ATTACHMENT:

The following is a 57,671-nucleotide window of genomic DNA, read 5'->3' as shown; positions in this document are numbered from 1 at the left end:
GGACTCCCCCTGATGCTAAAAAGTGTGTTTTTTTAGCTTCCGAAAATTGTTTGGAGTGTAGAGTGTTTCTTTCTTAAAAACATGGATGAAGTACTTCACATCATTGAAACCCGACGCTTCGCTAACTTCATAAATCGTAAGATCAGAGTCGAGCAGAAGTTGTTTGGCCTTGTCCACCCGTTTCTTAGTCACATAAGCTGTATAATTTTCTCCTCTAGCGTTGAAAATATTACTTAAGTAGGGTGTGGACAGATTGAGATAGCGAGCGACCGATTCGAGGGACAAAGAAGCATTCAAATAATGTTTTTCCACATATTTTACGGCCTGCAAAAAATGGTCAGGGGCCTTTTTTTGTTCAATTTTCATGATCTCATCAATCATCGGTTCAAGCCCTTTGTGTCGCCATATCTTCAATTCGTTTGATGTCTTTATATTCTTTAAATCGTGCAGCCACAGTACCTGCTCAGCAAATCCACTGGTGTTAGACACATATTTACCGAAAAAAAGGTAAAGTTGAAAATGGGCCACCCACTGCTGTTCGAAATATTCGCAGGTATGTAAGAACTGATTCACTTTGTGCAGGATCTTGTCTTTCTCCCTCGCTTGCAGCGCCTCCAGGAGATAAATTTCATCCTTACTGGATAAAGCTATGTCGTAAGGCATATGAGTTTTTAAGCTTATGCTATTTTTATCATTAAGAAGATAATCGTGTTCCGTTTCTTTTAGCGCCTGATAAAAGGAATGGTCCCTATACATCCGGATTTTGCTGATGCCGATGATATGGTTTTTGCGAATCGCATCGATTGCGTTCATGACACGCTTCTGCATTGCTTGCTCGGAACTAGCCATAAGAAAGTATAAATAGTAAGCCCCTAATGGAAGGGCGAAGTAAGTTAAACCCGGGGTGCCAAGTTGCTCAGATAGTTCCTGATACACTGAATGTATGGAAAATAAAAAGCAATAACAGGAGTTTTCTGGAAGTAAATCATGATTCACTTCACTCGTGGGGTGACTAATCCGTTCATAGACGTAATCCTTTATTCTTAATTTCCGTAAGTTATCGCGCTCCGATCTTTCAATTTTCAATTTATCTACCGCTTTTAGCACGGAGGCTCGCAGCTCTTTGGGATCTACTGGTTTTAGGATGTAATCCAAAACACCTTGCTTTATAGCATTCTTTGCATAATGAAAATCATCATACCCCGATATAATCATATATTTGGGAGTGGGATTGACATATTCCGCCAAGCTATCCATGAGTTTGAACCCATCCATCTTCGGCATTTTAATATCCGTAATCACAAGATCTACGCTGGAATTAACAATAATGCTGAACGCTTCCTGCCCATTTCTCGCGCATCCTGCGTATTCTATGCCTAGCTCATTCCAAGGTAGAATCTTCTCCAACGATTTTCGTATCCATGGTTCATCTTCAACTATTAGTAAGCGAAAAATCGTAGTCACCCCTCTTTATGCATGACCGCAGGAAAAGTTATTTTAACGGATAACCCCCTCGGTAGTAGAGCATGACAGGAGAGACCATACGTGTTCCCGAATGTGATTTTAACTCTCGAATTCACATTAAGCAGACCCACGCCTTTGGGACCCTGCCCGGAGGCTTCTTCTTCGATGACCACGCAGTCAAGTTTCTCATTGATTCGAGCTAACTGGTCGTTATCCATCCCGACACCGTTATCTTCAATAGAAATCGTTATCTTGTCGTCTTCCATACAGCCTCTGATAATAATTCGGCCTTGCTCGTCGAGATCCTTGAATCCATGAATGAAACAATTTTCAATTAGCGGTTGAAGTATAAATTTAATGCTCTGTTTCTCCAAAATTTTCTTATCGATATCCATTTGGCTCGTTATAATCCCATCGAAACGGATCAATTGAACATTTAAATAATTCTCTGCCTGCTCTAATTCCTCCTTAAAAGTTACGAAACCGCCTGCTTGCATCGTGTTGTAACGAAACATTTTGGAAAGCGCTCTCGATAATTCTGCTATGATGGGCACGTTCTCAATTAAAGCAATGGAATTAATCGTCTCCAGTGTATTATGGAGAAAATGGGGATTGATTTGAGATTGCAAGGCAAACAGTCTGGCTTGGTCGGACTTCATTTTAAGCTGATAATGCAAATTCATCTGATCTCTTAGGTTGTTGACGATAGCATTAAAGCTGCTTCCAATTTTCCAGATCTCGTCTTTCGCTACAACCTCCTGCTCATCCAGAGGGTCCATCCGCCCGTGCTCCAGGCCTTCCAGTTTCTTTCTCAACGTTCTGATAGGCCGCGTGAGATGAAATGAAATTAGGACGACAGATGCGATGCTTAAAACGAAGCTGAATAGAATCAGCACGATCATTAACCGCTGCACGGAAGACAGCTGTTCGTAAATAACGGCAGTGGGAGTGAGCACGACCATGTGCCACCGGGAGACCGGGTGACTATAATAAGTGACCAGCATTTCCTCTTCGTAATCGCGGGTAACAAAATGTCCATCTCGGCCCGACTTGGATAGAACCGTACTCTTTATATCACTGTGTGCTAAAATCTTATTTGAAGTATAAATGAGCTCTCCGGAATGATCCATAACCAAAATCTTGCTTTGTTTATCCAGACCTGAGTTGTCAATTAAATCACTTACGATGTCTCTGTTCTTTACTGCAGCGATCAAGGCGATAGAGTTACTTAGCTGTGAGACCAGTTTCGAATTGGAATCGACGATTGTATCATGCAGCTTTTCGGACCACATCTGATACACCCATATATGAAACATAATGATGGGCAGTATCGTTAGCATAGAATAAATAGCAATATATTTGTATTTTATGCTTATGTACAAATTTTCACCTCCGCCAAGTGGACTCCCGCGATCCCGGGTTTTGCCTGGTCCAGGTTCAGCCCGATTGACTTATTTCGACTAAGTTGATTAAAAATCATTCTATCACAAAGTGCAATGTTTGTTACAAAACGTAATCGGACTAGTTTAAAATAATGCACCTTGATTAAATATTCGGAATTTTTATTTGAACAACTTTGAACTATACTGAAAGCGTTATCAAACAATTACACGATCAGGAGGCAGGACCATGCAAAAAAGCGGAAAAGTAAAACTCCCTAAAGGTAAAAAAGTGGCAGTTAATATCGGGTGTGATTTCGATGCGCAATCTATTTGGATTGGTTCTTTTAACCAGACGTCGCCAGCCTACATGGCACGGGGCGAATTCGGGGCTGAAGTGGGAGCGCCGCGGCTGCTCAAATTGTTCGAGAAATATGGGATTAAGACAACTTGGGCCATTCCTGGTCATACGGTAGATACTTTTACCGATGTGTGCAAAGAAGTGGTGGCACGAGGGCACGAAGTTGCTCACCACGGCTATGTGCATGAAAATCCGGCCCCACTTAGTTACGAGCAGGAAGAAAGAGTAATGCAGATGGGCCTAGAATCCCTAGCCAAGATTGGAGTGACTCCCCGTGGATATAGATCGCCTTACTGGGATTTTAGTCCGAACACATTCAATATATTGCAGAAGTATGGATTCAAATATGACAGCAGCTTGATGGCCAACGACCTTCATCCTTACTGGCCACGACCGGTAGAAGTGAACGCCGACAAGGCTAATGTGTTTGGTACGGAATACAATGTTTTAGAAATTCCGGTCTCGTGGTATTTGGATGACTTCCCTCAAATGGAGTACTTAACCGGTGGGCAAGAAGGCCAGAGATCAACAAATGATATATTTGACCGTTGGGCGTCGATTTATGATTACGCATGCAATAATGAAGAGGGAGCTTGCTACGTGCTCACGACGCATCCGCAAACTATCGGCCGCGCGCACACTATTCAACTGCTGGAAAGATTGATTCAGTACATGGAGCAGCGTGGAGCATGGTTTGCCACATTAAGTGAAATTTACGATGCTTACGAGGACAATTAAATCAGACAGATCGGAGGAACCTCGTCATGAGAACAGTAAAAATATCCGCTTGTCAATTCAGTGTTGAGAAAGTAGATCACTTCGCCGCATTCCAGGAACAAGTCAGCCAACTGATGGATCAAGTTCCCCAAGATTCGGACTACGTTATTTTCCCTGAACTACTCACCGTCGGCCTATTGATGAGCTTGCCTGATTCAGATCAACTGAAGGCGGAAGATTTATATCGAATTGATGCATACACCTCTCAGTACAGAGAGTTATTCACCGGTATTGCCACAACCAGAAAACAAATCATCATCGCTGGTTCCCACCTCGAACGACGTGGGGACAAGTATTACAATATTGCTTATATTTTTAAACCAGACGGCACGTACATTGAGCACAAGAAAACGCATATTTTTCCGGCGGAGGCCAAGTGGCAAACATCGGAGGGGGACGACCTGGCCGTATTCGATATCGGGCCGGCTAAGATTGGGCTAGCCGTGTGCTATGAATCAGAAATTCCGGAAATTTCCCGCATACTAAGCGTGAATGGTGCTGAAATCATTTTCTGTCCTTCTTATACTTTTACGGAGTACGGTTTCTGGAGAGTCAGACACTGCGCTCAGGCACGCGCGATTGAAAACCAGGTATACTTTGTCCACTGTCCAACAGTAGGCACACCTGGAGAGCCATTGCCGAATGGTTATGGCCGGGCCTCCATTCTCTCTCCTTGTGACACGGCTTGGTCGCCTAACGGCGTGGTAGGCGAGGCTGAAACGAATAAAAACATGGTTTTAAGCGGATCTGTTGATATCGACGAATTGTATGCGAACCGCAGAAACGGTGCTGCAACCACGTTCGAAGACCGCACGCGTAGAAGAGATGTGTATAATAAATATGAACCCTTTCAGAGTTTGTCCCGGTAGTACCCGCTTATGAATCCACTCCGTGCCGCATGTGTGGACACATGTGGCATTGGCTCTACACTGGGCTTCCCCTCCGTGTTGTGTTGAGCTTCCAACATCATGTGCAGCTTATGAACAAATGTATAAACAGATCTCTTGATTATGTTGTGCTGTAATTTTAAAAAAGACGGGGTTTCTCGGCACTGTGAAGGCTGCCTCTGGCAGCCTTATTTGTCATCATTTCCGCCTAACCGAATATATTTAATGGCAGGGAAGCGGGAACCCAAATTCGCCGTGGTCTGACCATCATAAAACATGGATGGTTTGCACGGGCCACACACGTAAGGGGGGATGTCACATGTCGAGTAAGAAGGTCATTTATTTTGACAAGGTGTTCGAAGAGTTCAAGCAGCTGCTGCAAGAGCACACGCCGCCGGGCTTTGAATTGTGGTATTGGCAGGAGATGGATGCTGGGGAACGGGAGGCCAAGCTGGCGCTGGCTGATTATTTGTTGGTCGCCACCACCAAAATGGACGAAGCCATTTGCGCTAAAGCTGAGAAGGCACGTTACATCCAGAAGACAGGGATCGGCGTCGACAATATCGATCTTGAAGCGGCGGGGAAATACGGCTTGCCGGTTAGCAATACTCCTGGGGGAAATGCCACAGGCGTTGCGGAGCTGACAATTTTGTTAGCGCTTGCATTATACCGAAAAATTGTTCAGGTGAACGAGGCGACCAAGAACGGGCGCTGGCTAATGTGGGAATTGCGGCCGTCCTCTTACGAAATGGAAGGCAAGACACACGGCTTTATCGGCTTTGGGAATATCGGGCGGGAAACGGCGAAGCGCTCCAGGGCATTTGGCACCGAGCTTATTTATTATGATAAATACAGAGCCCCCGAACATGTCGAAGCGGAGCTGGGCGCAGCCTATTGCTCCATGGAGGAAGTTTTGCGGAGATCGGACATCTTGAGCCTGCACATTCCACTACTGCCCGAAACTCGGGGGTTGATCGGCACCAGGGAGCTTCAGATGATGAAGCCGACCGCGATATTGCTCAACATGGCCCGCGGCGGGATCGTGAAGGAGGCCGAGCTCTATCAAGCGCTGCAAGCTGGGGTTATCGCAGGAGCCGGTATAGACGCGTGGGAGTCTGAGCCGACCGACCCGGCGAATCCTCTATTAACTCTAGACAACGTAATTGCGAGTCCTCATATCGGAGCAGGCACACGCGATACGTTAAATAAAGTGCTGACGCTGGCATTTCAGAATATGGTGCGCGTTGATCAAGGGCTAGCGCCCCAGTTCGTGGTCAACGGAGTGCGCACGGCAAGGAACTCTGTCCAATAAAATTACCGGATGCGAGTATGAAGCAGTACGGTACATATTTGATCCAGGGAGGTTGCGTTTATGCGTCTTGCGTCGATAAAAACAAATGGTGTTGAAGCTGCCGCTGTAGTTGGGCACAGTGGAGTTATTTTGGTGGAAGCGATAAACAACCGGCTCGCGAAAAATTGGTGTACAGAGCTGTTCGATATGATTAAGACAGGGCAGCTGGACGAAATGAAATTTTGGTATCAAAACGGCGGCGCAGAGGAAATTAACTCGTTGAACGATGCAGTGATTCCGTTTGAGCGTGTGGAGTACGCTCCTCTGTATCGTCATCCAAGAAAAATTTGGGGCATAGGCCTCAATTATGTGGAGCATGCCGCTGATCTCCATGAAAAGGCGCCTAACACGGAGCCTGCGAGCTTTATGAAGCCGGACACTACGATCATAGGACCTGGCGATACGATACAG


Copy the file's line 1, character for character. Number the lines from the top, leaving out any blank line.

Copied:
The following is a 57,671-nucleotide window of genomic DNA, read 5'->3' as shown; positions in this document are numbered from 1 at the left end: